TV & Film

Jenni Radosevich ’05

Jon Mattrisch

DIY Career

Jenni Radosevich ’05 (above, center) was crafting long before it was cool — before Pinterest and the do-it-yourself (DIY) deluge in pop culture.

She has many fond memories of visiting the craft store with her mom, dipping her hands in tie-dye, and giving thrift-shop clothes new life. In the last decade, she’s turned her hands-on approach and eye for design into a personal brand that includes a blog, a publishing deal, and now, a television pilot.

After graduating, Radosevich worked as a graphic designer for InStyle magazine. Noticed for fabricating her own fashion inspired by high-end designs, she developed a DIY column for the publication that morphed into her I Spy DIY website and book.

Missing Wisconsin, Radosevich returned to the Midwest three years ago and turned her focus from food and fashion to something bigger: houses.

She had always had an interest in home décor, blogging about wine racks, wall art, and workspaces. So the transition to home renovation seemed natural. Radosevich was weighing the viability of flipping houses when a friend suggested she share her talents with a television audience. The unique concept — a cast of five friends instead of a family, set in a city that hasn’t gotten a lot of airtime on cable — intrigued HGTV. Last summer a production crew followed the friends for three months while they flipped a house in Milwaukee.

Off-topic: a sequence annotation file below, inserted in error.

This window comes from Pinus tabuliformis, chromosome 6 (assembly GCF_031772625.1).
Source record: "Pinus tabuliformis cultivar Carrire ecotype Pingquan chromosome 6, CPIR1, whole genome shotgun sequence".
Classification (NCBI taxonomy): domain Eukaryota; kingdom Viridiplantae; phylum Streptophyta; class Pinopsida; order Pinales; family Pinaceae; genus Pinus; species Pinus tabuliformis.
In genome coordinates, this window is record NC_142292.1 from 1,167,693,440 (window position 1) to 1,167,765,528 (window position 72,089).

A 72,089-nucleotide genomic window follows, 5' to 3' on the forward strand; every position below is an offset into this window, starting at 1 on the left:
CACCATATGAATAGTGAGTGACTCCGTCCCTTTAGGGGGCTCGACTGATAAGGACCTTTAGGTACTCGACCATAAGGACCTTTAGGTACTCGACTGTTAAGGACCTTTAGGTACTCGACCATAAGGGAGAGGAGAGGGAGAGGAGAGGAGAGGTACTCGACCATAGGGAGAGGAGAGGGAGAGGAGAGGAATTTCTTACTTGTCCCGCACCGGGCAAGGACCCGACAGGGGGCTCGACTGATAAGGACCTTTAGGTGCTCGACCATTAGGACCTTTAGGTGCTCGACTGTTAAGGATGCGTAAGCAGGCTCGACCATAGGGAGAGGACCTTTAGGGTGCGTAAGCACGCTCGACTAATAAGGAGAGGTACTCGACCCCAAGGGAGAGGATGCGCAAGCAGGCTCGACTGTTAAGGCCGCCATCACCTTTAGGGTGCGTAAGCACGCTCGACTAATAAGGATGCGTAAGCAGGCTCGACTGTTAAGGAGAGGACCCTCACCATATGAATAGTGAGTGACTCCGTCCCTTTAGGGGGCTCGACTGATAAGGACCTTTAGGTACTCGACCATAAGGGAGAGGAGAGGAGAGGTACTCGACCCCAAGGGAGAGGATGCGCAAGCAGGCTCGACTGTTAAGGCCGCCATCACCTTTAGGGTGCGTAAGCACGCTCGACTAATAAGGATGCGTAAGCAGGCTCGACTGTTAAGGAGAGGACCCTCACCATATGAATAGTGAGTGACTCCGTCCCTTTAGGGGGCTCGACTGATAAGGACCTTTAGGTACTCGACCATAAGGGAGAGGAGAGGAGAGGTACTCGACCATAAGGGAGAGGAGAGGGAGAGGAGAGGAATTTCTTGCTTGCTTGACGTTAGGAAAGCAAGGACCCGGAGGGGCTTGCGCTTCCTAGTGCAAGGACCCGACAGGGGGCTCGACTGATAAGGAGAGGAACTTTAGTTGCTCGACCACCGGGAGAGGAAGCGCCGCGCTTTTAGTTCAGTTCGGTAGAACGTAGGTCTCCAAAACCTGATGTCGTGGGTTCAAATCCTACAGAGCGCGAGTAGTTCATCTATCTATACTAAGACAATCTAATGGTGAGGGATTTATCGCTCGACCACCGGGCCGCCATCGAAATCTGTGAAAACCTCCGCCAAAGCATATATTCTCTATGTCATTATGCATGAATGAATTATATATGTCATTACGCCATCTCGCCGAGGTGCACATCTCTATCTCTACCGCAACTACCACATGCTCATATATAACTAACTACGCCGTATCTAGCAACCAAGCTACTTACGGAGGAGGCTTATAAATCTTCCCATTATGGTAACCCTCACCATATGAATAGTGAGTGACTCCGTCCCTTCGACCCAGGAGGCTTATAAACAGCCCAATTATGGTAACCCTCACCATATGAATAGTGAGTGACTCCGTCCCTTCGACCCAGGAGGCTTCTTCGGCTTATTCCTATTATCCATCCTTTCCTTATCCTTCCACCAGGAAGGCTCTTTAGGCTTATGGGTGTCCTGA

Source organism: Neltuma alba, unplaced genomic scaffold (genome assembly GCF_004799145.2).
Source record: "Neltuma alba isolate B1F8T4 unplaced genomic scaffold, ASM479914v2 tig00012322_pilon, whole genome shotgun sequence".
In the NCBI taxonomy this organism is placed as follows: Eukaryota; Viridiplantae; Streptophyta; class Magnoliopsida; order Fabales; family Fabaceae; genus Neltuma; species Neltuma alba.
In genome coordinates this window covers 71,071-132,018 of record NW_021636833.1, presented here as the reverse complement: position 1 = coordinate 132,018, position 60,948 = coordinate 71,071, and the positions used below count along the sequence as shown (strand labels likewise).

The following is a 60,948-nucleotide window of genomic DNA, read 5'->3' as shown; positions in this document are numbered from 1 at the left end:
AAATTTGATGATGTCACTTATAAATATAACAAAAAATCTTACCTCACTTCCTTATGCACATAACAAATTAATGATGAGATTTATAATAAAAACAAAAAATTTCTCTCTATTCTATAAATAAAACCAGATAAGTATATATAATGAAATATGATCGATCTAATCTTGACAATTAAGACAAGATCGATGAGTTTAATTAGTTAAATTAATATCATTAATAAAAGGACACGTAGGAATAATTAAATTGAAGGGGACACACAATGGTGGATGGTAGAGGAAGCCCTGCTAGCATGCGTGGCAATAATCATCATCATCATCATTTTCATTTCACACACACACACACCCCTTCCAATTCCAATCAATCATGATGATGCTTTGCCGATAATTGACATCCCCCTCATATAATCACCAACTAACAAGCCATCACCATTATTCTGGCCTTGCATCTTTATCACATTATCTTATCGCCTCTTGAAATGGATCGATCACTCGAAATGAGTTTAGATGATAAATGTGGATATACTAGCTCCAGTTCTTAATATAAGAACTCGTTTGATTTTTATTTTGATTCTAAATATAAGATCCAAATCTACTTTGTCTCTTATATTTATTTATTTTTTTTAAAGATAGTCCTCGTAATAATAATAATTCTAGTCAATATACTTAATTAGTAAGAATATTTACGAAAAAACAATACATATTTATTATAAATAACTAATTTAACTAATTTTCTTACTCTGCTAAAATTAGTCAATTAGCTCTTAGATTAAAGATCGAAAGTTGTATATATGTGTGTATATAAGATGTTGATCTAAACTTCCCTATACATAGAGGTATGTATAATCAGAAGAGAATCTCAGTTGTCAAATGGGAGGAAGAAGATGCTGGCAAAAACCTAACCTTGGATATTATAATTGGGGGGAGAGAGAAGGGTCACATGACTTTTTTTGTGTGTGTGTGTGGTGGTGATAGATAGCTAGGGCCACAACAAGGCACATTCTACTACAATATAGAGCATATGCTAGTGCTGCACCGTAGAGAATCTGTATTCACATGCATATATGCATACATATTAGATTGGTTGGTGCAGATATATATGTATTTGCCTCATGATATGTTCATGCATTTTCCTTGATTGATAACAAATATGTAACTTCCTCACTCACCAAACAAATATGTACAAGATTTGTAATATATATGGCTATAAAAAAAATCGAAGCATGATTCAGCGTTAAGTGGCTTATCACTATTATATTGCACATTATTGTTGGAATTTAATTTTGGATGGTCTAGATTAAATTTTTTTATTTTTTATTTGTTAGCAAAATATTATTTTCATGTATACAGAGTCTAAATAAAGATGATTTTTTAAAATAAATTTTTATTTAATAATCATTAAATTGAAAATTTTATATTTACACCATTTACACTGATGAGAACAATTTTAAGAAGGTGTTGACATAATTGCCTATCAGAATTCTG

Radosevich describes the floor-to-ceiling renovation as a Cinderella story. “We found the worst-of-the-worst house and made it a really beautiful home,” she says. The My Flippin’ Friends pilot first aired in April.

The production crew used plenty of drone footage to capture the city Radosevich describes as a hidden gem. “Watching the pilot, I thought, ‘Wow, they’re making Milwaukee look sexy!’ ”

Some of the less appealing characteristics typical of older homes in the region (think maroon walls and orange cabinets), along with vintage dark wood trim and built-ins, present Radosevich with some interesting design challenges, but she strives to find balance. “I pepper in more modern elements, while respecting what’s classic,” she says.

Milwaukee’s also an ideal environment for flipping, Radosevich says, with lower prices making everything from minor changes to a full remodel within reach for the average viewer.

“In New York or California, the cost of flipping is so astronomical that people can’t really relate,” she explains. “[In Milwaukee], the cost is more manageable, so we’ve gotten lots of positive feedback.”

Published in the Winter 2017 issue


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